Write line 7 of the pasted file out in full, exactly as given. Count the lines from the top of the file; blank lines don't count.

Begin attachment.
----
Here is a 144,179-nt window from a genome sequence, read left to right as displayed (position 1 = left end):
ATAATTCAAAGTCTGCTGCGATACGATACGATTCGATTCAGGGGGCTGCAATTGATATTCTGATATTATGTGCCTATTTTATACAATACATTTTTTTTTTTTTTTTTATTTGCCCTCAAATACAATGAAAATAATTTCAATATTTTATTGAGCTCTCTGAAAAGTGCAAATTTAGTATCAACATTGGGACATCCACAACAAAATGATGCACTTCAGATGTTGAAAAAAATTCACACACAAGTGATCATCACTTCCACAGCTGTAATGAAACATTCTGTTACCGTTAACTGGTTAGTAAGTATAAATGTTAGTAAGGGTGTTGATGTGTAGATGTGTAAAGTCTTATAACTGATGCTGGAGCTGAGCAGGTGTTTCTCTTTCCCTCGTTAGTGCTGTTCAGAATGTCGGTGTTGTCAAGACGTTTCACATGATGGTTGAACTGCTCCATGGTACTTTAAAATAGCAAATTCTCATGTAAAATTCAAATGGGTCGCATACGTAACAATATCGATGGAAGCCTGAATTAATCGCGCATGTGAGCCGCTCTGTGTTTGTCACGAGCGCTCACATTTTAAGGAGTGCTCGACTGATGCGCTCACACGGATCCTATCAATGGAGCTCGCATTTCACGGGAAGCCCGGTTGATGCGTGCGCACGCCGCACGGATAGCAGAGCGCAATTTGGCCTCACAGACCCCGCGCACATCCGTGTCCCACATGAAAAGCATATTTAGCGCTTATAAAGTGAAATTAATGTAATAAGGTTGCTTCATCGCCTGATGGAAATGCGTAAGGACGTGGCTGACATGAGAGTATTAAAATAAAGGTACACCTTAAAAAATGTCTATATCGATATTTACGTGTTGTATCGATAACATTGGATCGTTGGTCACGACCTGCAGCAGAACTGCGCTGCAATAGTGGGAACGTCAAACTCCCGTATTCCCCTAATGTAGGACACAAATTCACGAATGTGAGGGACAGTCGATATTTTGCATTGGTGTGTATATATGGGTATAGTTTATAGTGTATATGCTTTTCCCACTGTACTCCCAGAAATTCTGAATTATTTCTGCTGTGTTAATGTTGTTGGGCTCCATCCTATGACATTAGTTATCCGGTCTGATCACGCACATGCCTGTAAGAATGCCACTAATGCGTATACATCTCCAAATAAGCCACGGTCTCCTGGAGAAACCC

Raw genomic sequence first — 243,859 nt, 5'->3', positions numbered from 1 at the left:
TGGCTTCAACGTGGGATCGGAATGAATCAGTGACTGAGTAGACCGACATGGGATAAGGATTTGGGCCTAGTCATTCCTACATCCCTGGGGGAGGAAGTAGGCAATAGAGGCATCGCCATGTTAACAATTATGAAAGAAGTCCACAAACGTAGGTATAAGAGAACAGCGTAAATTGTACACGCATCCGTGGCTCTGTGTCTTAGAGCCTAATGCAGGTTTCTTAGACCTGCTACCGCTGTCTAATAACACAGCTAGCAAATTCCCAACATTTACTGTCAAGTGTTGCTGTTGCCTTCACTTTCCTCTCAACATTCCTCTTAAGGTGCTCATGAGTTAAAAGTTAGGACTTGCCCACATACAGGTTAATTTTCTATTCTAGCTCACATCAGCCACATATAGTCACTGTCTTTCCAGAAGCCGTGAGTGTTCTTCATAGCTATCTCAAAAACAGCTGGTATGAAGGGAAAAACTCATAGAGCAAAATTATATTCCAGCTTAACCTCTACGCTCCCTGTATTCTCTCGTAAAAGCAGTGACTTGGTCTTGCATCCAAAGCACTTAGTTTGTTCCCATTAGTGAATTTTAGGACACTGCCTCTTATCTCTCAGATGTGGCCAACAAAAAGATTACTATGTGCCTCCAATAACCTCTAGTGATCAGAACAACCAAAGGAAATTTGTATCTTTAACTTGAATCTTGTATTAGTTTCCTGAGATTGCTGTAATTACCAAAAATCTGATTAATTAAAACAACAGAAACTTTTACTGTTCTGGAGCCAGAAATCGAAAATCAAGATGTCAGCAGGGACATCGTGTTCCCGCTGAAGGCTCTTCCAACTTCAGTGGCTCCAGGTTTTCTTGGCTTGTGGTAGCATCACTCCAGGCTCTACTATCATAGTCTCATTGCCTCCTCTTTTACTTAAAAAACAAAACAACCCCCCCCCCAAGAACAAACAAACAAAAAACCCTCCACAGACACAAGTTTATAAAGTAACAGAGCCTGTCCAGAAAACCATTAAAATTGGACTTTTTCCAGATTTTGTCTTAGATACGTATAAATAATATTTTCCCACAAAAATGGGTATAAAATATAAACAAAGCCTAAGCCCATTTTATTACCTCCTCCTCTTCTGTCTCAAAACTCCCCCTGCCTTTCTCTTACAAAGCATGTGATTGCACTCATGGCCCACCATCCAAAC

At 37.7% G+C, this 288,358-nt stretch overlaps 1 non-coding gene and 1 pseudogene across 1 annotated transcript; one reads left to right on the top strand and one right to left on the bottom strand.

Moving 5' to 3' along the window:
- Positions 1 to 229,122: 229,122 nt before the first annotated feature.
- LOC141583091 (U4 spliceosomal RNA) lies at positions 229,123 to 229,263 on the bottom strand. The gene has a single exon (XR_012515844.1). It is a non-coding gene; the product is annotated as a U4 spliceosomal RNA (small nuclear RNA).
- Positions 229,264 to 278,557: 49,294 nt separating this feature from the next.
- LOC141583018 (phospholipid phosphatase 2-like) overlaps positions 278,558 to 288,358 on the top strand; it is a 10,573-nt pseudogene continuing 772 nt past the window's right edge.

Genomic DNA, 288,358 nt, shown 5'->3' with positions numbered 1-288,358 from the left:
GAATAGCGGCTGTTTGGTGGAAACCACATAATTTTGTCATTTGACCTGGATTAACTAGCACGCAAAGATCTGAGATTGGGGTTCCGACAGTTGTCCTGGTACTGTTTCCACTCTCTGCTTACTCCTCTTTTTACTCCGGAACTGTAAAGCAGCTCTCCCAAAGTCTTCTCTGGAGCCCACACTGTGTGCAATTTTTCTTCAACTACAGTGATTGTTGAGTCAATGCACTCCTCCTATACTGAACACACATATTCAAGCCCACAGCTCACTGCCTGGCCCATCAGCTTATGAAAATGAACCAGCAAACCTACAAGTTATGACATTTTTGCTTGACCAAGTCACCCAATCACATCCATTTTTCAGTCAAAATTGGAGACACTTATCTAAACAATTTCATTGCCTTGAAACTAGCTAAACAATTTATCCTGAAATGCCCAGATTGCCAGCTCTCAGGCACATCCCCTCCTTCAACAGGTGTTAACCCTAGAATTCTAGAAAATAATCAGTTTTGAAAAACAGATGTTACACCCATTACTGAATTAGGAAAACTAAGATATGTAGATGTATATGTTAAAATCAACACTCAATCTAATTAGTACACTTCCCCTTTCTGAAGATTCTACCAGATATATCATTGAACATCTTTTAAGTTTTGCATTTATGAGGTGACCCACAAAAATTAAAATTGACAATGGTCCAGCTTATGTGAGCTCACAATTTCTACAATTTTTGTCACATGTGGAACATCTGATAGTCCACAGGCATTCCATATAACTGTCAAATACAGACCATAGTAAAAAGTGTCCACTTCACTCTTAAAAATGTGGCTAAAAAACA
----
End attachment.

- Positions 1 to 229,122: 229,122 nt before the first annotated feature.